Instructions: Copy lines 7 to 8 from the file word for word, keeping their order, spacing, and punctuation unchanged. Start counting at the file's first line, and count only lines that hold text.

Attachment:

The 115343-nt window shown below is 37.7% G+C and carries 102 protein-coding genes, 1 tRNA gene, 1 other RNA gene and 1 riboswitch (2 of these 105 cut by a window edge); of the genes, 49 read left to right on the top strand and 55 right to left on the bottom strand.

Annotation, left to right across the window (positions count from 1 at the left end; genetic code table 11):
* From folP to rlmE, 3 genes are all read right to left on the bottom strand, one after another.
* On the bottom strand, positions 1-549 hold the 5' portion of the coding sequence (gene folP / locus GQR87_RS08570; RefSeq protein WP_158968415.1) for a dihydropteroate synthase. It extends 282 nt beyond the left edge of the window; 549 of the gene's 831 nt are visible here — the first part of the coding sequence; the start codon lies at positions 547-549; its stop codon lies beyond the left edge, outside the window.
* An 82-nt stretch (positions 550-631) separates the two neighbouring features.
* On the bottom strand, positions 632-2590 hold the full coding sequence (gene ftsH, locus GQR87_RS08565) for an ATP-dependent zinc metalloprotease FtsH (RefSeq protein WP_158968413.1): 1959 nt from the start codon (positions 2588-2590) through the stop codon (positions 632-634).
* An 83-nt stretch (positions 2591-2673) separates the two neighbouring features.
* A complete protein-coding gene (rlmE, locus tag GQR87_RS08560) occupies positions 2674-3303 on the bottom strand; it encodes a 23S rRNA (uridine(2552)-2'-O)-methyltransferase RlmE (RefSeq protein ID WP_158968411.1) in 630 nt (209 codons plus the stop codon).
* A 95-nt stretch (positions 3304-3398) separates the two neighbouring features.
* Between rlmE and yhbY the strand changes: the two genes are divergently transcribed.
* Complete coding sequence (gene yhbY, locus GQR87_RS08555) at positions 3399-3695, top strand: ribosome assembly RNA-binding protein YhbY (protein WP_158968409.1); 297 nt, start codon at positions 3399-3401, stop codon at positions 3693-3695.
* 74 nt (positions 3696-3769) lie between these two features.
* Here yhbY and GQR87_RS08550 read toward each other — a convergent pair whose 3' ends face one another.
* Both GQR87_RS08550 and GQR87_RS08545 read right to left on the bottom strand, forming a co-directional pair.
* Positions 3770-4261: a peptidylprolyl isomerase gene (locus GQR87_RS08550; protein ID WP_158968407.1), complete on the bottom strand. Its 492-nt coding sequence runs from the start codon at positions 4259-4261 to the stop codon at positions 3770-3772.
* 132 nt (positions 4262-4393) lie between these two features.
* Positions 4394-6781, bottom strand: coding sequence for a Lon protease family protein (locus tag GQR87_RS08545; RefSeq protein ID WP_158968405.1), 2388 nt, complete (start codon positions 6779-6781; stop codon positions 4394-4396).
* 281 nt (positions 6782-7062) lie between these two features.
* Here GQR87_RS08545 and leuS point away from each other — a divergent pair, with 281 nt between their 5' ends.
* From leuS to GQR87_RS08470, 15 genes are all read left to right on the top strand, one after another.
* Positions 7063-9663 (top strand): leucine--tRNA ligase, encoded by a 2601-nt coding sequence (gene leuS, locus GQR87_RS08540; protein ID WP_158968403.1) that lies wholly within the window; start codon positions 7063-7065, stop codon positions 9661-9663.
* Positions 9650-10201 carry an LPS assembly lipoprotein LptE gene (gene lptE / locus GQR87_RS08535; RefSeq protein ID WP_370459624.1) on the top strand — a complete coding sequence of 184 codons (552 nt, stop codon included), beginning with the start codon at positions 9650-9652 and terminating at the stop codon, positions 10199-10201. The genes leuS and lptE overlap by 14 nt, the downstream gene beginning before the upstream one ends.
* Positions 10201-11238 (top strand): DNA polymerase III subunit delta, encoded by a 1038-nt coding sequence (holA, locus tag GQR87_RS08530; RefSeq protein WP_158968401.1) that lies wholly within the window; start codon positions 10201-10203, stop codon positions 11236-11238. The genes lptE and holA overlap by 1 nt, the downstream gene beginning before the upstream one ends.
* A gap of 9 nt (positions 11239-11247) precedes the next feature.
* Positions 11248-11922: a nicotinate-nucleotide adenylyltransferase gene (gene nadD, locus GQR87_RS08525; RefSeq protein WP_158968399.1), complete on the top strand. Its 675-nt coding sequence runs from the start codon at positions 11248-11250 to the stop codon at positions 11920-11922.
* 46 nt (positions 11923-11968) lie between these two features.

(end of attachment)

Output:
* An 83-nt stretch (positions 2591-2673) separates the two neighbouring features.
* A complete protein-coding gene (rlmE, locus tag GQR87_RS08560) occupies positions 2674-3303 on the bottom strand; it encodes a 23S rRNA (uridine(2552)-2'-O)-methyltransferase RlmE (RefSeq protein ID WP_158968411.1) in 630 nt (209 codons plus the stop codon).